- La Loma Cockpit - one of the biggest cockpit arena in the country where cock fighting or sabong is held during Sundays and holidays. This supposed sport results in a cruel forced fight to the death between 2 male 'cocks' which have blades strapped to their legs. This is a large form of careless gambling that occurs within the area.
- Ma Mon Luk - along Quezon Avenue and established in the 1920s, this restaurant is famous for its noodles and siopao (Chinese: 燒包; Pe̍h-ōe-jī: sio-pau)
- Araneta Center - A mixed use residential and commercial complex housing several malls and budget accommodations. An ideal transport base as it's LRT-2 and MRT-3 stations connects 2 major lines which is a north to south line and an east to west line. Also houses several city and provincial bus terminals for travel within the metro or to other provinces. It is also home to the "Big Dome" which is the biggest arena in the country.
- University of the Philippines Diliman - a coeducational and public research university and among the top 500 universities in the world
- Ateneo de Manila University - a private teaching and research university run by Jesuits and among the top 500 universities in the world
- Football for Peace Int'l-Phil. 2010 C.E. - a foundation-like group founded in North Fairview. It offers paid and free lessons on football (soccer) to children depending on financial capacity. Practice sessions held every Saturday in North Fairview Ph8 clubhouse playground at 7-10AM; in Quezon Memorial Circle Football Field every Saturday at 3-6PM. Football and other activities for children like arts, music, languages and other lessons. +63 927-400-8939.
- Individual listings can be found in Quezon City's district articles
Dining options vary upon each area or district of this large city. In the Diliman/Katipunan area, where some of the best universities in the country are located, dining options are largely geared towards the student population (though this does not say anything about the range or quality of available options -- posh dining is equally possible). The Tomas Morato area is a known nightlife area and serve good options for both dining and drinking, especially afterwork. When all else fails, people flock to the nearest mall (within just this city, there are several) survey the dining options there (from posh and chic restaurants to fast food dining in food courts).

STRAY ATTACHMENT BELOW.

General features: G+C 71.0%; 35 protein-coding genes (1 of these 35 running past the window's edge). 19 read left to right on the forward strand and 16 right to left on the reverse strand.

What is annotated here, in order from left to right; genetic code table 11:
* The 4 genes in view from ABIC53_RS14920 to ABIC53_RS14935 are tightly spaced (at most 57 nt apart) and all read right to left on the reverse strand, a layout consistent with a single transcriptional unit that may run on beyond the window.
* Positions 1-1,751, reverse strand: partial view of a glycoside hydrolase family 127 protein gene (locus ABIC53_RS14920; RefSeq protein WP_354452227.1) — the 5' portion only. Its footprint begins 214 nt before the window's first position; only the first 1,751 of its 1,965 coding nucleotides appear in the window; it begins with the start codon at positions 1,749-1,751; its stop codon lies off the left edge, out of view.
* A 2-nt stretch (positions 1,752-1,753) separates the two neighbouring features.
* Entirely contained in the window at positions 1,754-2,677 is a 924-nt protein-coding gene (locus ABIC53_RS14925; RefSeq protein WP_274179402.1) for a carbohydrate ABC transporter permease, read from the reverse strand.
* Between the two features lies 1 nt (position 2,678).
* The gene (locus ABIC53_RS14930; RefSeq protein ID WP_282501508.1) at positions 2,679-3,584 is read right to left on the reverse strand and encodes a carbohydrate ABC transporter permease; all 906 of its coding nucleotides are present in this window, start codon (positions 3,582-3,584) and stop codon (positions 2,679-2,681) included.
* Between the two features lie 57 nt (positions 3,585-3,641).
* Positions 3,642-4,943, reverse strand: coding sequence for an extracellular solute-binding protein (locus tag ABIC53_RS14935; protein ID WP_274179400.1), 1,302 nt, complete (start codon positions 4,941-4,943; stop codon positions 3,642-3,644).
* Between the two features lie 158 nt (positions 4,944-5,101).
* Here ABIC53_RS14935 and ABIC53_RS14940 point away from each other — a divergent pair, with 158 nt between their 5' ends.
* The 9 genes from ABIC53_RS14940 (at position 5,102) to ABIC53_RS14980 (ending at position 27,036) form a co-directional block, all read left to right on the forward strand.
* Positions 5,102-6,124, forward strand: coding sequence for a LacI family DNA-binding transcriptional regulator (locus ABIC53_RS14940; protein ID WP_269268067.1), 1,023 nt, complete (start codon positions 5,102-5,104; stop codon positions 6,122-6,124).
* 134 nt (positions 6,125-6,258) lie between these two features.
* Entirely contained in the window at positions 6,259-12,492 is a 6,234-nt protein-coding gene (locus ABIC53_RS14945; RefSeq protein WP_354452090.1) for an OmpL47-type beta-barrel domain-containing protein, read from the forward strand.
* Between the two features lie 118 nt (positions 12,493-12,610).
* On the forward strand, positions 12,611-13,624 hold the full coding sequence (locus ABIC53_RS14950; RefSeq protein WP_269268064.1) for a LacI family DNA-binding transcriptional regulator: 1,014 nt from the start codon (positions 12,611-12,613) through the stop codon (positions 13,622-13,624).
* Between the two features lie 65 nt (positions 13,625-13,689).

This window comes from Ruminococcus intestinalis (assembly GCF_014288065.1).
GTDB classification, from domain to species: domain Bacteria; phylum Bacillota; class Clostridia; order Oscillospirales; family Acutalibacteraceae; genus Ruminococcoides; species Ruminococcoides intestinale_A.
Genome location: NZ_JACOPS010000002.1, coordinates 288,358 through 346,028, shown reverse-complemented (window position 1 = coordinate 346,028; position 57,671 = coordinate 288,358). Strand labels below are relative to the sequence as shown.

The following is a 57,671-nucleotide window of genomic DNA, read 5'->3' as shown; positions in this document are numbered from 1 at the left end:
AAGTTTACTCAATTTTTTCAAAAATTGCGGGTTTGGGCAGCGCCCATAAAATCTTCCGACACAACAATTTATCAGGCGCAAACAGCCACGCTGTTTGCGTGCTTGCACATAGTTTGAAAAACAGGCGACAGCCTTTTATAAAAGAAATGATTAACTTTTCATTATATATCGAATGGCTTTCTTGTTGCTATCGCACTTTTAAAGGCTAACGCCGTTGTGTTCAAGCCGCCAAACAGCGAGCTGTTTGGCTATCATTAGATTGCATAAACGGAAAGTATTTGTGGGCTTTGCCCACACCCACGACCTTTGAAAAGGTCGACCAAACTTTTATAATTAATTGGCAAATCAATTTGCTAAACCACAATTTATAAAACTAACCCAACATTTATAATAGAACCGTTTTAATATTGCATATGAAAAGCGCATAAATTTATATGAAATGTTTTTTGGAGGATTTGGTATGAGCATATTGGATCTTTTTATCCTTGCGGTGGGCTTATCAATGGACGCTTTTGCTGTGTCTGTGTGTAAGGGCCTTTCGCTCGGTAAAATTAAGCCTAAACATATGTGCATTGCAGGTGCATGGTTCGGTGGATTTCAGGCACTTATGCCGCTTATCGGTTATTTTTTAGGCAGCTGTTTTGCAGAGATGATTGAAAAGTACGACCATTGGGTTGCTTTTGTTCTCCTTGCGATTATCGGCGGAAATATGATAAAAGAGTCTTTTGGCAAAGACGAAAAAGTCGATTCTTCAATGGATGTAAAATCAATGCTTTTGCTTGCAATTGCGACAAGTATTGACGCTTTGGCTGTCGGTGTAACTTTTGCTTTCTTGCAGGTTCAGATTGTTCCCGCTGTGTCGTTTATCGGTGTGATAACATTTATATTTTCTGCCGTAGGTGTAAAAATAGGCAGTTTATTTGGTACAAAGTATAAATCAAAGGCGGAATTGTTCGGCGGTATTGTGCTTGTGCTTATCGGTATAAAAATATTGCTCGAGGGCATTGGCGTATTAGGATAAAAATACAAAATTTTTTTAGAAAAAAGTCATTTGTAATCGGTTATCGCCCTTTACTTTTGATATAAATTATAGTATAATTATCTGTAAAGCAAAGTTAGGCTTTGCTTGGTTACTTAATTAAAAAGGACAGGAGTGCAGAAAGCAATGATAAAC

- PenPen, 105-C Scout Castor St. South Triangle, near the Tomas Morato strip. Serving Filipino comfort food everyday. It offers Filipino favorites with an added twist, due to the use of gourmet ingredients such as red wine in callos (a savory stew of ox tripe and leg flavored with spicy chorizo de bilbao and traditionally served with olives) and gourmet daing (dried fish) in pasta to name a few. Its best-seller is the crispy liempo (pork belly) with vinegar dip. Other notable favorites include spicy bicol express (savory and delicious dish made with succulent pork and coconut cream), creamy kalabasa soup (squash soup), mini cordon-bleu (chicken nuggets prepared like cordon bleu)and tinapa (smoked fish) flakes pasta. The prices are affordable and the servings filling.
- Hossein's Persian Kebab, R-3005 Level M3, Trinoma Mall Edsa, North Avenue (third level of Trionoma mall), ☏ , fax: , ✉ email@example.com. Serves authentic Indian, Arabian, Malaysian and Persian cuisine. Halal certified.
- Blissful Belly 2nd Floor Llanar Bldg. 77 Xavierville Avenue, Quezon City. Phone: 426 6363. Continental restaurant and café. Very vegan/vegetarian friendly. Cakes, bread and juices are also available.
- Daily Veggie n’ Café, 540 Banawe cor. Calamba St, ☏ . Friendly Chinese restaurant for the travelling vegan or vegetarian.
- Greens Café and Restaurant 92 Scout Castor. +63 415 4796 / 376 2781. Continental restaurant with many vegetarian and vegan friendly options including cake.
- Kong Tiak, 27 Macopa St., Santa Mesa Heights, ☏ , . Chinese restaurant with a variety of options to choose from.